Connecting collections amid COVID-19

This year marks the 75th anniversary of the formation of the Central Office of Information (COI), the government’s one-stop-shop communications agency, prompting The National Archives (TNA), British Film Institute (BFI) and Imperial War Museums (IWM) to team up for an ambitious new project showcasing highlights from their shared government films collections. In this blog, Sarah Castagnetti (TNA, Visual Collections), Michelle Kirby (IWM Film Curator, Cold War/late 20th-century conflict) and Patrick Russell (BFI Senior Curator, Non-fiction) explain how this collaboration came about, how their respective COI collections complement each other, and how they believe these uniquely produced films are still well worth watching today.

Read more on the National Archives website

Scotland’s Curriculum for Excellence, online advertising, and the future of Public Service Broadcasting: New Official Publications 21.06.21

*OECD Publication – Scotland’s Curriculum for Excellence is available to registered readers of the National Library of Scotland, living in Scotland, via the OECDiLibrary.

University of Glasgow Library Blog

European Union

© European Union, 2021

Online advertising: the impact of targeted advertising on advertisers, market access and consumer choice. “In this research paper, we provide a comprehensive overview of online advertising markets and we analyse the challenges and opportunities concerning digital advertising. We review the degree to which existing and proposed legislation at EU level addresses the identified problems, and identify potential solutions, with reference to experience from EU Member States and third countries. We conclude with a synthesis and specific policy recommendations, drawing on stakeholder interviews.”

Towards gender equality in the cultural and creative sectors: Recommendations of the OMC (open method of coordination) working group of Member States’ experts. “All recommendations are based on practical experience and good practise case studies. They highlight the importance of political commitment to improving gender equality in the cultural and creative sectors (CCS).”

Coronavirus pandemic in the EU: Fundamental rights…

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COP26, the 0.7 Percent Aid Target, and UK Sexual Orientation: New Official Publications 07.06.21

University of Glasgow Library Blog

Westminster & the UK Government

© Parliamentary Copyright House of Commons 2021. Contains Parliamentary information licensed under the Open Parliament Licence v3.0

The 0.7 percent aid target”The UN has a target for countries to spend 0.7 percent of their Gross National Income (GNI) on Official Development Assistance (ODA). In 2013, the UK achieved this target for the first time. Since 2015, the Government has also been under a statutory duty to meet it. However, citing the economic impact of the pandemic, the Government will spend 0.5 percent of GNI for ODA in 2021 as a “temporary measure.””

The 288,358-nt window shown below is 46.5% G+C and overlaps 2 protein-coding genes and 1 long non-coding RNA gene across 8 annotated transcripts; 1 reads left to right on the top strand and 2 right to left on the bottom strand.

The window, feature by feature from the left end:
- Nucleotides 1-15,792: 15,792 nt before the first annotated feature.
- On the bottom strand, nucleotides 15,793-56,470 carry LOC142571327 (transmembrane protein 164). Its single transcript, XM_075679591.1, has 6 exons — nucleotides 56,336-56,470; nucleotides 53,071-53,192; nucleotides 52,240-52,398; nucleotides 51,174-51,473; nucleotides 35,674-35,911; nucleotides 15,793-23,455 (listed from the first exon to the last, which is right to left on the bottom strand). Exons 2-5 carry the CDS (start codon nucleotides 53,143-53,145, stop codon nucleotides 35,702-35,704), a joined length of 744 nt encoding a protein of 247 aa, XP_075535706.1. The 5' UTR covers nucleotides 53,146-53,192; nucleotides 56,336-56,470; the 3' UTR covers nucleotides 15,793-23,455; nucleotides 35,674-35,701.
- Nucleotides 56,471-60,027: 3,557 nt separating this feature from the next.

Policing in the UK “This briefing explains the key concepts underpinning the British model of policing. It introduces the key actors in UK policing. It provides a brief introduction to UK police forces and discusses their performance.”

Flags:the Union Flag and Flags of the United Kingdom “Flags, national and other, have an…

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Queen’s Speech 2021, the Future of Europe, and Investing in Destabilisation : New Official Publications 10.05.21

University of Glasgow Library Blog

Westminster & the UK Government

© Parliamentary Copyright House of Commons 2021. Contains Parliamentary information licensed under the Open Parliament Licence v3.0

Queen’s Speech 2021 “This Library briefing identifies issues and bills that may appear in the Queen’s Speech on 11 May 2021 or require legislation in the forthcoming parliamentary session.”

Connected and autonomous road vehicles “This paper considers some of the key implications of ‘connected and autonomous vehicles’ (CAVs), often referred to as self-driving cars, for the UK road transport sector. It includes discussion of the potential benefits of road-based CAVs; barriers to adoption; and the evolving regulatory framework.”

Coronavirus: Returning to work “This paper provides an overview of the rules surrounding COVID-19 and returning to work. It discusses the lockdown legislation, employer’s health and safety obligations and when workers can refuse to go to work.”

Scottish Parliament & Government

Contains information licenced under the Scottish Parliament Copyright Licence

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Blockchain, football, and Covid-19 : New Official Publications 26.04.21